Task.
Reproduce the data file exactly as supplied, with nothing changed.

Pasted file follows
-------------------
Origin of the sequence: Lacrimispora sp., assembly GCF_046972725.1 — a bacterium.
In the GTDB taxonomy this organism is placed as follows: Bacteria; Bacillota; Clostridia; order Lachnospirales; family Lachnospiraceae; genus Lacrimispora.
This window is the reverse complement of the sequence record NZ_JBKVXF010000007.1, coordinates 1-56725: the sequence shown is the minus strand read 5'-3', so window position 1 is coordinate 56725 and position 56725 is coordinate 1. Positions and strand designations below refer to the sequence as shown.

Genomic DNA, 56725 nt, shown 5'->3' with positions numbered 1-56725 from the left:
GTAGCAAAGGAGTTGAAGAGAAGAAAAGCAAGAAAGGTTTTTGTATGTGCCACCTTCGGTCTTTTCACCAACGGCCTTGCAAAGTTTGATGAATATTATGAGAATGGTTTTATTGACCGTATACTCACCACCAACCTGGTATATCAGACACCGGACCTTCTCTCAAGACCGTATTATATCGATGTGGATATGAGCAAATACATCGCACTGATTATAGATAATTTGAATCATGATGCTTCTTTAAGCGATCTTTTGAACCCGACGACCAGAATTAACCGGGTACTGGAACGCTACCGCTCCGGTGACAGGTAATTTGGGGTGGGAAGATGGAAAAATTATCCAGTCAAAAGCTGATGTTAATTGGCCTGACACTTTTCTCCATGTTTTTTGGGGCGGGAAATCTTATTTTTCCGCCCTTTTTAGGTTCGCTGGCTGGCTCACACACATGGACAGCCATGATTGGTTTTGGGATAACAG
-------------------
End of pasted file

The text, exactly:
Origin of the sequence: Lacrimispora sp., assembly GCF_046972725.1 — a bacterium.
In the GTDB taxonomy this organism is placed as follows: Bacteria; Bacillota; Clostridia; order Lachnospirales; family Lachnospiraceae; genus Lacrimispora.
This window is the reverse complement of the sequence record NZ_JBKVXF010000007.1, coordinates 1-56725: the sequence shown is the minus strand read 5'-3', so window position 1 is coordinate 56725 and position 56725 is coordinate 1. Positions and strand designations below refer to the sequence as shown.

Genomic DNA, 56725 nt, shown 5'->3' with positions numbered 1-56725 from the left:
GTAGCAAAGGAGTTGAAGAGAAGAAAAGCAAGAAAGGTTTTTGTATGTGCCACCTTCGGTCTTTTCACCAACGGCCTTGCAAAGTTTGATGAATATTATGAGAATGGTTTTATTGACCGTATACTCACCACCAACCTGGTATATCAGACACCGGACCTTCTCTCAAGACCGTATTATATCGATGTGGATATGAGCAAATACATCGCACTGATTATAGATAATTTGAATCATGATGCTTCTTTAAGCGATCTTTTGAACCCGACGACCAGAATTAACCGGGTACTGGAACGCTACCGCTCCGGTGACAGGTAATTTGGGGTGGGAAGATGGAAAAATTATCCAGTCAAAAGCTGATGTTAATTGGCCTGACACTTTTCTCCATGTTTTTTGGGGCGGGAAATCTTATTTTTCCGCCCTTTTTAGGTTCGCTGGCTGGCTCACACACATGGACAGCCATGATTGGTTTTGGGATAACAG